Self-efficacy is the belief that we can achieve influence over the conditions that affect our life. Specifically, self-efficacy is a strength that emanates from within us, that focuses our cognitive processes, our emotional reactions, and our behavioral patterns on the management of our disease. The theory of self-efficacy was developed in the 1970s by Stanford psychologist Albert Bandura and evolved from social learning and social cognitive theory. Bandura is often cited as one of the four most eminent psychologists of the 20th century.

Self-efficacy impacts the quality of lifeOur belief in our own capability to produce positive outcomes from our actions determines what we are able to do with the knowledge and skills we have. Our self-efficacy beliefs are more about what we think we can do with our skills than about what skills we have. Self-efficacy is about having the confidence to be able to integrate our skills into a course of action and perform under a specific set of circumstances and challenges, such as managing a chronic, progressive disease. Our self-belief influences our thought processes, emotional state, motivation, and patterns of behavior. It influences the challenges we undertake, the effort we expend, and our perseverance in the face of difficulties.

Develop stronger self-efficacyDr. Bandura created a four-pronged approach to help individuals develop self-efficacy behaviors. The four main sources of self-efficacy are Mastery, Vicarious Learning, Physiological Feedback and Positive Reinforcement.

  • Mastery is achieved by setting goals and reaching them. Success reinforces our belief that we can increasingly influence the conditions affecting our lives.
  • Vicarious Learning. Seeing others in a similar situation succeed through their own determined efforts raises the belief that we, too, can overcome the specific challenges we face.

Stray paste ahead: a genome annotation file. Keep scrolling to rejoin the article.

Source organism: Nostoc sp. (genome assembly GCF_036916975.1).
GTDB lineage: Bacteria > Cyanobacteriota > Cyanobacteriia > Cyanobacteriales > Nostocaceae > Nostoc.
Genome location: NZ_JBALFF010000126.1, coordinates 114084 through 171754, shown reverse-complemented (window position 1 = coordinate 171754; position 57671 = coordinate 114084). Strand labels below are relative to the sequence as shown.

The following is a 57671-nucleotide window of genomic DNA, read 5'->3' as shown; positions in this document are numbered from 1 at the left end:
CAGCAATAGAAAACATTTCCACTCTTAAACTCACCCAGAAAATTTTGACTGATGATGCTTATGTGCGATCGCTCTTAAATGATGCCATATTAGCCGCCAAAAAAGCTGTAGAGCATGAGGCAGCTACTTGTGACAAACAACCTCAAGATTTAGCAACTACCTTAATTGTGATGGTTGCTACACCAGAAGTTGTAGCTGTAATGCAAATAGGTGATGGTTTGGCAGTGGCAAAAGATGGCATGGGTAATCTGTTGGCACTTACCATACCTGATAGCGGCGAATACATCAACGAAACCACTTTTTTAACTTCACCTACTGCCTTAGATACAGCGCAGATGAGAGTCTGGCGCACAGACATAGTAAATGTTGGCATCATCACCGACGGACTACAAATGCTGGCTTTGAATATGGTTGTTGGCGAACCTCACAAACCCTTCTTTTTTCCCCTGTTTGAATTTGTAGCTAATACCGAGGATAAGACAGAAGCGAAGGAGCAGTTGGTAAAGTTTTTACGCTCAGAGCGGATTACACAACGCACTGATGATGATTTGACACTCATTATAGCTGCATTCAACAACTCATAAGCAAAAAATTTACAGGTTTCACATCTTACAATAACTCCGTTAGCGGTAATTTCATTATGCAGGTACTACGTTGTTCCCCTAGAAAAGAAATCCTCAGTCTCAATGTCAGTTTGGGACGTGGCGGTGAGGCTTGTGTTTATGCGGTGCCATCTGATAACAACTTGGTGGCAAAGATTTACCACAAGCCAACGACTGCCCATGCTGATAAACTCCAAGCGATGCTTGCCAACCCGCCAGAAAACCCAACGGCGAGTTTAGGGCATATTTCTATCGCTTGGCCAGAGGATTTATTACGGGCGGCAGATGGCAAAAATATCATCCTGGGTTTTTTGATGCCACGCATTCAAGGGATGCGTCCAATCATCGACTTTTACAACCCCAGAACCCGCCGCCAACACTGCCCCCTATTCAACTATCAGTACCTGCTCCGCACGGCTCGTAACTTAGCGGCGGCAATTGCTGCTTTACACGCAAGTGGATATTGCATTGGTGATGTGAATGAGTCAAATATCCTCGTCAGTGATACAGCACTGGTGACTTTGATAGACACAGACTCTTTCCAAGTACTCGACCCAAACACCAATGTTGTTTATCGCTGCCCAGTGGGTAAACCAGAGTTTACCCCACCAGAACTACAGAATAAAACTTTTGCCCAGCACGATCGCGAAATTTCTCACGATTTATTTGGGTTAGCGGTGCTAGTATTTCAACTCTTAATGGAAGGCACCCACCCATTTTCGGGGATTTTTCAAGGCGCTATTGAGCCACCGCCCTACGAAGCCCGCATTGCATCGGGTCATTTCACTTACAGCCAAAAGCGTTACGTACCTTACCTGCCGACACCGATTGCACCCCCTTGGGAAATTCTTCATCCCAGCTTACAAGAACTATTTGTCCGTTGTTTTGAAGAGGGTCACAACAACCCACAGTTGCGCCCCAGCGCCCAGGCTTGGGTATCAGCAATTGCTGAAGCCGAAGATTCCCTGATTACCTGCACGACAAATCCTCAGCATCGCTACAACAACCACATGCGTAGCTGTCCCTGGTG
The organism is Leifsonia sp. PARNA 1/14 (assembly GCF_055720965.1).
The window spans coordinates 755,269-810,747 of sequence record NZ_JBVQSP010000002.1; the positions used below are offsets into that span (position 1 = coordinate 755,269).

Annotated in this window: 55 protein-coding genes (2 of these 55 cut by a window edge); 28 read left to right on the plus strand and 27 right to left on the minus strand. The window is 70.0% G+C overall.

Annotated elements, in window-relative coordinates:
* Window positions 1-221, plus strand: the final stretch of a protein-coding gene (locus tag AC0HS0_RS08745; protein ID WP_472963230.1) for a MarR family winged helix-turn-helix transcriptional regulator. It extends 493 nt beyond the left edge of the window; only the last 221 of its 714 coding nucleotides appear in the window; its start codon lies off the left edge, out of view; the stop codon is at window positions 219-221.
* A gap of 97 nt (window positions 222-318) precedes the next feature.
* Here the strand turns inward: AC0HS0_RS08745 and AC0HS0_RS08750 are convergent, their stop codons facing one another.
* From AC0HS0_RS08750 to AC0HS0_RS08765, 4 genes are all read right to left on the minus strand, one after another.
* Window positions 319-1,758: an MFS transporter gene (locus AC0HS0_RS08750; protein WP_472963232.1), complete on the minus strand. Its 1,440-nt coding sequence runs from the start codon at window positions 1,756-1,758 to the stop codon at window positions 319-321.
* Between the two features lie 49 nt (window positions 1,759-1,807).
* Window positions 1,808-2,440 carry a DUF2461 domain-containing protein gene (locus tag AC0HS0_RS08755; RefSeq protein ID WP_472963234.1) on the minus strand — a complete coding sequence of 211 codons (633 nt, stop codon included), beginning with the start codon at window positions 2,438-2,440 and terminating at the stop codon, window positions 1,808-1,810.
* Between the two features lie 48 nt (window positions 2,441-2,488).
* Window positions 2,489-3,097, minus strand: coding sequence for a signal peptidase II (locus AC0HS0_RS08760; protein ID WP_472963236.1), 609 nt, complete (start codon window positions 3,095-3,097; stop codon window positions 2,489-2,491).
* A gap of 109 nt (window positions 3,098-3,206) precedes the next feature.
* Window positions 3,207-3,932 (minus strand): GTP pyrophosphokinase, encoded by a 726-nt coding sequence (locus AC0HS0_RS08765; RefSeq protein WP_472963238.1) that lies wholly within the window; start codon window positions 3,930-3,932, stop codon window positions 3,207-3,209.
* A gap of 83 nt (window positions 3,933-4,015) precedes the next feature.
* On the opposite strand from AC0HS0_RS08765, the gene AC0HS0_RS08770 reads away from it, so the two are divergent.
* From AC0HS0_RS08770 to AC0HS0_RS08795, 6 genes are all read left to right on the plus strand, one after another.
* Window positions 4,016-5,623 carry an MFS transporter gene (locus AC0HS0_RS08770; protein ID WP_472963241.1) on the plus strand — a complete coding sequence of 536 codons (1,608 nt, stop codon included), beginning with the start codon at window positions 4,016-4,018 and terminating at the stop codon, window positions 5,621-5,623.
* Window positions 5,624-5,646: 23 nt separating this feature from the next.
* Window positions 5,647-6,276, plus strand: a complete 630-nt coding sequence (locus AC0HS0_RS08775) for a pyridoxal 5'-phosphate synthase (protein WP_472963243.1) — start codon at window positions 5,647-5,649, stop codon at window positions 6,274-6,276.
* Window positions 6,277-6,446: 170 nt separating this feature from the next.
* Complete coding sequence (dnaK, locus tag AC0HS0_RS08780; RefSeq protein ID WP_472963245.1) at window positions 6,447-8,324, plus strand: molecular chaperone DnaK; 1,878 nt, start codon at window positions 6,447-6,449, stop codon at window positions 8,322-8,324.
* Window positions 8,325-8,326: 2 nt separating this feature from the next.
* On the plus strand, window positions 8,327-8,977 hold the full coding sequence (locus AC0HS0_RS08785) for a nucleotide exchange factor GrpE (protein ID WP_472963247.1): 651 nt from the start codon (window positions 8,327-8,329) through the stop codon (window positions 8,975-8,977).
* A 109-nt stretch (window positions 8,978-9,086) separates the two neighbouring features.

• Physiological Feedback. Our bodies send us signals that influence our degree of confidence. Tension, stress, and anxiety lower confidence while a positive emotional state enhances it.
  • Positive Reinforcement. Feedback and encouragement strengthen our belief that we have what it takes to succeed. We’re motivated by the expectations of our peers.

Self-Efficacy: Improving the Quality of Life of Parkinson’s Patients provides an overview and resources related to self-efficacy as well as a tool for patients to assess current levels of self-efficacy in managing Parkinson’s.

Diane Cook, Project Spark's senior patient advocate, is a management consultant for Cook & Company focusing on leadership development and training. Since being diagnosed with Parkinson’s disease in 2008, Diane has applied the skills and experience she has developed over a professional lifetime to assist those with Parkinson’s disease and the organizations that serve them. Diane has used Dr. Bandura's approach in self-efficacy education programs and support groups for hundreds of people with Parkinson’s.

In 2013, Diane founded the Self-Efficacy Learning Forum and, with grant support from the Colorado Neurological Institute, created the Self-Efficacy Learning Forum Curriculum.

Self-Efficacy Learning Forum Resources Diane has made multiple presentations about the effectiveness of self-efficacy in improving the quality of life of Parkinson's patients. Diane's most recent presentations are included here. Hidden Parkinson’s: Facing Challenging Complexity with Diminishing Capacity was presented by Diane at the NY Academy of Sciences in 2015. Meeting PD Quality of Life Challenges Through Self-Efficacy was presented by Diane at the World Parkinson's Congress in 2013.

In collaboration with the Colorado Neurological Institute and the University of Denver, Diane helped author two reports of the effectiveness of self-efficacy learning programs for new diagnosed Parkinson’s Disease patients and their care partners. The first report was presented in June 2013 at the 17th International Congress of Parkinson’s Disease and Movement Disorders in Sydney, Australia. The second report was presented in October 2013 at the 3rd World Parkinson Congress in Montreal.

Additional resources

Parkinson’s Disease Foundation

American Parkinson Disease Association

National Parkinson Foundation

Parkinson’s Action Network

Michael J. Fox Foundation